Sr. Margherita Marchione, an American nun known for her defense of Pope Pius XII (Pope from 1939 to 1958) against attacks against his character, courage and actions during the Second World War (1939-1945), died on May 19, 2021, at the age of 99. (link)
After her death, the New York Times published an obituary which contained an imprecision on an important point, regarding the war-time action of Pius XII and a display on the matter shown at the Yad Vashem museum on the holocaust in Jerusalem, Israel.
William Doino, Jr., an American who is one of the leading scholars on the Pope’s actions during World War II (as well as being a close friend of Sr. Margherita, and a longtime contributor to Inside the Vatican magazine), noted the imprecision in the New York Times obituary on Sr. Marchione, and wrote a letter to the Times asking for a clarification to be published.
The Times has now published that clarification, which is to the paper’s credit. (see below)
The essential issue is whether Pius XII was a coward and ineffective in facing the terrific persecution of the Jews during World War II — an impression given at the Yad Vashem museum, which spoke of the “silence” of Pius in the face of the persecution.
Through many years of careful research, Sr. Margherita showed that Pius XII, while seemingly “silent,” was in fact acting in a decisive way to open the convents and monasteries of Rome, and elsewhere in Italy, so that many thousands of Italian Jews could find refuge in 1943 and 1944, and not be deported to concentration camps.
Sr. Margherita’s research is increasingly being accepted, also by many Jews, as of decisive importance in showing the true character of Pius XII. Sr. Margherita must be seen today as a key figure in the “Pius Wars,” the wars between scholars who write the history of that period, and she should be known for that, and honored for that.
American sisters in particular ought to know of the great efforts Sr. Margherita made in this regard, efforts that were always courageous, and often required her to go forward almost alone. This displayed great virtue, and this should be known.
And, the correction made by the New York Times now becomes part of this remarkable story — a story that suggests that she acted on many occasions with the heroic virtue of a saint.
Again, farewell to Sr. Margherita, to whom the Church owes a great deal, but also to whom those who are interested in historical truth also owe a great debt of gratitude.
And thanks also to the New York Times, for its willingness to correct an imprecision in this matter. —RM
Here is William Doino’s account of this story:
Some encouraging news on the history front!
I am pleased to report that, after I wrote my respectful but pointed letter to the New York Times, noting that the paper’s recent obituary of Sr. Margherita Marchione, a powerful defender of Pius XII, contained a serious error about Yad Vashem’s position on Pius XII, the Times has now formally acknowledged, on its corrections page today, that they did indeed make the error — please note link below, and scroll down a bit to the “Obituaries” section:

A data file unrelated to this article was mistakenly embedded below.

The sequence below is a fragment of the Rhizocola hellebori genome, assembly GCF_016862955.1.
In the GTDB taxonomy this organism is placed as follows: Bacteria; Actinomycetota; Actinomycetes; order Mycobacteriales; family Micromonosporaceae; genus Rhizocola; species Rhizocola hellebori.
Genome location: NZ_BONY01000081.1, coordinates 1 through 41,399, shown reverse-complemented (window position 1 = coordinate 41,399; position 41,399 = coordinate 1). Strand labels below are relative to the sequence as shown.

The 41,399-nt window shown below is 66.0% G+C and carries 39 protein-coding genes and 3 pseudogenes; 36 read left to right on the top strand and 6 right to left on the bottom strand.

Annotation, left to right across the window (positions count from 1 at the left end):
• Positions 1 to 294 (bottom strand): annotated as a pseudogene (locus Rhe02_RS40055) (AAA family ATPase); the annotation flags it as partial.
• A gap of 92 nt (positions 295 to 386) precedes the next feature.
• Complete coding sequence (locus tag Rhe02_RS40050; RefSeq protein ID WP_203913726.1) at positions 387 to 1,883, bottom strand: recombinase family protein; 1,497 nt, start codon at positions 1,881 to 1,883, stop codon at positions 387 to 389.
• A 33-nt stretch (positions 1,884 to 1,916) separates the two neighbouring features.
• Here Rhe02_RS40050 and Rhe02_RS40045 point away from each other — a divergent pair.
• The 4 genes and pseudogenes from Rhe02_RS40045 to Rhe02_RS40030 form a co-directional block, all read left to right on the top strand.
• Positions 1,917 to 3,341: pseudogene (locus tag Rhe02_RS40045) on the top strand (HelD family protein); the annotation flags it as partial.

Here is the text of the Times correction, followed by my brief comments: “An obituary on Monday about Sr. Margherita Marchione, known as ‘the fighting nun’ for her defense of Pope Pius XII against allegations that he had not done enough to save the Jews from Nazi atrocities during World War II, included an outdated reference to a display about Pius in a museum operated by Yad Vashem, the Memorial to victims of the Holocaust in Israel. A panel beneath a photo of him says that he “did not publicly protest” the deportation of the Jews from Rome. It no longer says that “he did not intervene” to try to stop the deportation: that language was revised in 2012.”
My comments: Yes, the language was revised, the point being that Pius XII DID intervene to rescue many Jews during the Nazi raid on Rome’s Jews, though he certainly wasn’t going to publicize that fact, at that hazardous moment, in a reckless or counterproductive way, as the eminent historian Owen Chadwick once observed, lest that trigger the Nazis to invade all the Catholic sanctuaries in Rome and seize all the Jews then being protected by the Pope and countless religious.
Further, that was not the only language revised in the caption: Yad Vashem’s new placard, while still noting the criticisms made against Pius, contrasts them by highlighting Pius XII’s famous 1942 Christmas address, in which he condemned mass murder based upon “nationality or race” — provoking the Nazis to brand him a “mouthpiece of the Jewish war criminals” but also inspiring Catholic rescuers to act, as they have testified in abundance — and documents how he “appealed separately to the leaders” of Nazi-occupied countries, and how the Pope’s principled and prudent wartime strategy, as his supporters maintain, was far more successful than anyone could have imagined, given the insanity and ferocity of the Third Reich, “thus enabling a considerable number of rescue activities to take place at different levels of the Church. Moreover, they point to cases in which the pontiff offered encouragement to activities in which Jews were rescued.”
Since Yad Vashem’s significant changes, a number of institutions, once hostile to Pius XII, have also acknowledged Pius XII’s life-saving actions during the Holocaust — notably the BBC (see, my commentary about that here) — and a number of high-profile historians who had previously criticized the wartime Pontiff, have followed suit (more soon about one such historian who recently made a stunning about-face, given what is emerging from the newly released Pius XII archives). For now, it’s welcome news enough that the most famous newspaper in the English-speaking world has corrected its error about Pius XII.
“If Jewish leaders say today that Pius XII did nothing to save Jews, they are disputing the testimony of other Jews who said he did quite a lot … It is terribly unfair to put so much blame on Pius, who had no army besides a few Swiss Guards with which to resist Hitler, while leaders like Franklin Roosevelt and Winston Churchill, who had the means to bomb the concentration camps, failed to do so.” —Sister Margherita Marchione